Samsung seems bent on pushing this faux-leather thing on all its new devices. I don't get it personally, but some people like the aesthetics. Otherwise, it's a handsome device with a lot of cool accessories available.

The software is currently based on Android 4.3, but a 4.4 update is coming. I'm not thrilled with the level of customization Samsung is working with in Android. The colors seem a little garish and there's a lot of clutter. A number of Samsung's "Smart" features simply don't work either. However, the Air Command features for the S Pen make up for it. It sort of justifies what Samsung is doing here.

The Note 3 is a good device, but it costs $299 on contract. You won't even find it much cheaper elsewhere.

If you want to save a little, there's always the Moto X. This is a more modest device in both specs and size, but it's still one of the best phones out there. This is a 4.7-inch phone with an RGB 720p AMOLED screen, 2GB of RAM, 3200mAh battery, 16-32GB of storage (no SD card), 10MP camera and a dual-core Snapdragon S4 Pro. The rest of the internals are customized to support the Moto X's unique software features.

The almost completely stock build of Android 4.4 on the Moto X is a joy to use. The carrier influence is almost nil and it's lightning fast, even with the slower processor. Motorola adds value to this device with active display and touchless control. Notifications will wake your display to show a snippet of text and let you manage things without even waking up the device. It also obviates the power button by letting you wake the screen with a swipe each time you pick it up.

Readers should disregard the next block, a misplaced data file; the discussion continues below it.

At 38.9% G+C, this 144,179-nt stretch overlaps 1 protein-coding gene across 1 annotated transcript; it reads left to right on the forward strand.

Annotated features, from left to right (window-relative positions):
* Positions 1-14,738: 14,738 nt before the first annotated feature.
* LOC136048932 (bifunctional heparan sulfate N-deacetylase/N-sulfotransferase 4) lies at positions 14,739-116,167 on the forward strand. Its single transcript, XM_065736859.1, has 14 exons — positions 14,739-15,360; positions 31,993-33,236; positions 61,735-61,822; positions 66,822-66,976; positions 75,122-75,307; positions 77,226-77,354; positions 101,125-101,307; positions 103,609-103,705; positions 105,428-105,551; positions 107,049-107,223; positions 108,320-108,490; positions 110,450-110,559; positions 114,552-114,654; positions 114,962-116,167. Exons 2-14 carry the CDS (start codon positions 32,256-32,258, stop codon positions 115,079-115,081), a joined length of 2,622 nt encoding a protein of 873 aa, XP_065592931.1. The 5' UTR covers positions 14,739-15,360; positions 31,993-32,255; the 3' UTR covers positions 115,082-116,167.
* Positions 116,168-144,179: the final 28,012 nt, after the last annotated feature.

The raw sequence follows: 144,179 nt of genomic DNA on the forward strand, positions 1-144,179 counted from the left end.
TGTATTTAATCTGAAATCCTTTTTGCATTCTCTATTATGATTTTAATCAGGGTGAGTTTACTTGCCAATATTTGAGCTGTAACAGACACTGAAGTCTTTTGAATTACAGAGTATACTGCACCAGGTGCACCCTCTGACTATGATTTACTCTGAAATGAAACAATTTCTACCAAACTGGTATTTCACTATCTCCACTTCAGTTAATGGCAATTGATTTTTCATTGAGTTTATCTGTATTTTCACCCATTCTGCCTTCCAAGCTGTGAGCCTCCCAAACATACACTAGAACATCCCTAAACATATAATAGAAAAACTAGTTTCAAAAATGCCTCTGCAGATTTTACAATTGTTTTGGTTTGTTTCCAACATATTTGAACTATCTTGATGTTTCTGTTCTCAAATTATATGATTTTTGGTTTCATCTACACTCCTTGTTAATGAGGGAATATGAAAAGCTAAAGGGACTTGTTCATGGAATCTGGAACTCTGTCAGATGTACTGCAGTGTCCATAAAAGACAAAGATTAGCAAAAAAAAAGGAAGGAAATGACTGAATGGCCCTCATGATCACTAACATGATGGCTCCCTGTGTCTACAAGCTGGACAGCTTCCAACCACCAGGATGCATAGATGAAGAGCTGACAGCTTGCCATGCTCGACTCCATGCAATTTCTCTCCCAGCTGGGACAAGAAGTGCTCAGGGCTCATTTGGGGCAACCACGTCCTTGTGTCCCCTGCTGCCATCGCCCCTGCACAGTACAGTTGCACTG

The touchless control stuff is essentially an expansion of the Google voice control from other products. At any time while the phone is awake or not, you can use the "Okay Google Now" trigger to start issuing commands. It will even provide basic search data on a device with a PIN lock if you enable it in settings.

The Moto X also has neat color options, and now wood too. It feels like an incredibly premium device and looks awesome. You can get it for $50 on-contract, or $329 direct from Motorola.